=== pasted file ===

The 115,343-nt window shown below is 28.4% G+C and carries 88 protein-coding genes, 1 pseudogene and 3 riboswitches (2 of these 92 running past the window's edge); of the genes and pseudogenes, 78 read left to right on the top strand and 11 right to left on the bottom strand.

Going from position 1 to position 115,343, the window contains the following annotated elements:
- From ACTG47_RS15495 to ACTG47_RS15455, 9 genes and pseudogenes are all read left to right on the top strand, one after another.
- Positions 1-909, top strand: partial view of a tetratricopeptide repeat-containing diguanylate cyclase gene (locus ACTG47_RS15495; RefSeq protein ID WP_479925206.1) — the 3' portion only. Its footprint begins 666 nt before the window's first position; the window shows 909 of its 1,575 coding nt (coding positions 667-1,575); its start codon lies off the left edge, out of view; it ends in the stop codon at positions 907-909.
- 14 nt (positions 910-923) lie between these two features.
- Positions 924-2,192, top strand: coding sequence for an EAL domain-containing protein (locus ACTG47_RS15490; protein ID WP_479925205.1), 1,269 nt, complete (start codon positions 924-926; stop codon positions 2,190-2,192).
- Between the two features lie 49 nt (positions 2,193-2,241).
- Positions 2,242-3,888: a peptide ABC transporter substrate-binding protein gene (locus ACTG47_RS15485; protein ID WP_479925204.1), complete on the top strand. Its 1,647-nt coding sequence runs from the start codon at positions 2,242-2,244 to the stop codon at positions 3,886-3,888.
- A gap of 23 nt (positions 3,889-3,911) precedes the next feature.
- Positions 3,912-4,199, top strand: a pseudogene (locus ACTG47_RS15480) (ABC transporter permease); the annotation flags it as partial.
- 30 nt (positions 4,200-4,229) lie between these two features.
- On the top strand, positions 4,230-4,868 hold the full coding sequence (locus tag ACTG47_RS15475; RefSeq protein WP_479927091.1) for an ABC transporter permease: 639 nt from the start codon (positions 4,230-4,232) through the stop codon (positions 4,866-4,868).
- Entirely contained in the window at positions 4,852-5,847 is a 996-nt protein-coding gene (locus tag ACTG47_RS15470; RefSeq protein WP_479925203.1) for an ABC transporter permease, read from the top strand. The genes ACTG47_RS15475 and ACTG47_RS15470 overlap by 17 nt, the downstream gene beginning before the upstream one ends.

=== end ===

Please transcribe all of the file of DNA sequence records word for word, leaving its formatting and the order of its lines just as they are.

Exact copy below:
The 115,343-nt window shown below is 28.4% G+C and carries 88 protein-coding genes, 1 pseudogene and 3 riboswitches (2 of these 92 running past the window's edge); of the genes and pseudogenes, 78 read left to right on the top strand and 11 right to left on the bottom strand.

Going from position 1 to position 115,343, the window contains the following annotated elements:
- From ACTG47_RS15495 to ACTG47_RS15455, 9 genes and pseudogenes are all read left to right on the top strand, one after another.
- Positions 1-909, top strand: partial view of a tetratricopeptide repeat-containing diguanylate cyclase gene (locus ACTG47_RS15495; RefSeq protein ID WP_479925206.1) — the 3' portion only. Its footprint begins 666 nt before the window's first position; the window shows 909 of its 1,575 coding nt (coding positions 667-1,575); its start codon lies off the left edge, out of view; it ends in the stop codon at positions 907-909.
- 14 nt (positions 910-923) lie between these two features.
- Positions 924-2,192, top strand: coding sequence for an EAL domain-containing protein (locus ACTG47_RS15490; protein ID WP_479925205.1), 1,269 nt, complete (start codon positions 924-926; stop codon positions 2,190-2,192).
- Between the two features lie 49 nt (positions 2,193-2,241).
- Positions 2,242-3,888: a peptide ABC transporter substrate-binding protein gene (locus ACTG47_RS15485; protein ID WP_479925204.1), complete on the top strand. Its 1,647-nt coding sequence runs from the start codon at positions 2,242-2,244 to the stop codon at positions 3,886-3,888.
- A gap of 23 nt (positions 3,889-3,911) precedes the next feature.
- Positions 3,912-4,199, top strand: a pseudogene (locus ACTG47_RS15480) (ABC transporter permease); the annotation flags it as partial.
- 30 nt (positions 4,200-4,229) lie between these two features.
- On the top strand, positions 4,230-4,868 hold the full coding sequence (locus tag ACTG47_RS15475; RefSeq protein WP_479927091.1) for an ABC transporter permease: 639 nt from the start codon (positions 4,230-4,232) through the stop codon (positions 4,866-4,868).
- Entirely contained in the window at positions 4,852-5,847 is a 996-nt protein-coding gene (locus tag ACTG47_RS15470; RefSeq protein WP_479925203.1) for an ABC transporter permease, read from the top strand. The genes ACTG47_RS15475 and ACTG47_RS15470 overlap by 17 nt, the downstream gene beginning before the upstream one ends.